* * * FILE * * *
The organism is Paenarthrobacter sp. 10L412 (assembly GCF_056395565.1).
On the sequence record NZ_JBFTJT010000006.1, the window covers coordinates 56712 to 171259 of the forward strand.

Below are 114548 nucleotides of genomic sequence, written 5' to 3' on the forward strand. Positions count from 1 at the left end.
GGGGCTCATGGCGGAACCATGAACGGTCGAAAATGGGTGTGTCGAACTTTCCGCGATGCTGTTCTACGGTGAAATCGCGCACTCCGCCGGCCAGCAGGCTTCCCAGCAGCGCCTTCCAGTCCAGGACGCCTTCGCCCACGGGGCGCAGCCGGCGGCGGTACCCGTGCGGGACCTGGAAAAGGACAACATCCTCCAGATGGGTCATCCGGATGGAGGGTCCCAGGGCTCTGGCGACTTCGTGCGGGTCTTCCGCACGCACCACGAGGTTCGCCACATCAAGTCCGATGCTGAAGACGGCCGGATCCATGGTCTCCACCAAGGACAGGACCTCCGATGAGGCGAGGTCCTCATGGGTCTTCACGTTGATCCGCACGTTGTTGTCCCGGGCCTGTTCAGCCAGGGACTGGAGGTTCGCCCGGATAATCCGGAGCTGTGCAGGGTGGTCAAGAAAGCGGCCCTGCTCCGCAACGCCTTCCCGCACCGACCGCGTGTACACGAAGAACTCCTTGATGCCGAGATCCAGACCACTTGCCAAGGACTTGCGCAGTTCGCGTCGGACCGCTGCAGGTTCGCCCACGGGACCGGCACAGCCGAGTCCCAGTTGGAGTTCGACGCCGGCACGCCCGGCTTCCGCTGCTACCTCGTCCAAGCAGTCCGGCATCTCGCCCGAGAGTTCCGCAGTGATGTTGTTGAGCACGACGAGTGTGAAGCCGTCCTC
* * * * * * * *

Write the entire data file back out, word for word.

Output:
The organism is Paenarthrobacter sp. 10L412 (assembly GCF_056395565.1).
On the sequence record NZ_JBFTJT010000006.1, the window covers coordinates 56712 to 171259 of the forward strand.

Below are 114548 nucleotides of genomic sequence, written 5' to 3' on the forward strand. Positions count from 1 at the left end.
GGGGCTCATGGCGGAACCATGAACGGTCGAAAATGGGTGTGTCGAACTTTCCGCGATGCTGTTCTACGGTGAAATCGCGCACTCCGCCGGCCAGCAGGCTTCCCAGCAGCGCCTTCCAGTCCAGGACGCCTTCGCCCACGGGGCGCAGCCGGCGGCGGTACCCGTGCGGGACCTGGAAAAGGACAACATCCTCCAGATGGGTCATCCGGATGGAGGGTCCCAGGGCTCTGGCGACTTCGTGCGGGTCTTCCGCACGCACCACGAGGTTCGCCACATCAAGTCCGATGCTGAAGACGGCCGGATCCATGGTCTCCACCAAGGACAGGACCTCCGATGAGGCGAGGTCCTCATGGGTCTTCACGTTGATCCGCACGTTGTTGTCCCGGGCCTGTTCAGCCAGGGACTGGAGGTTCGCCCGGATAATCCGGAGCTGTGCAGGGTGGTCAAGAAAGCGGCCCTGCTCCGCAACGCCTTCCCGCACCGACCGCGTGTACACGAAGAACTCCTTGATGCCGAGATCCAGACCACTTGCCAAGGACTTGCGCAGTTCGCGTCGGACCGCTGCAGGTTCGCCCACGGGACCGGCACAGCCGAGTCCCAGTTGGAGTTCGACGCCGGCACGCCCGGCTTCCGCTGCTACCTCGTCCAAGCAGTCCGGCATCTCGCCCGAGAGTTCCGCAGTGATGTTGTTGAGCACGACGAGTGTGAAGCCGTCCTC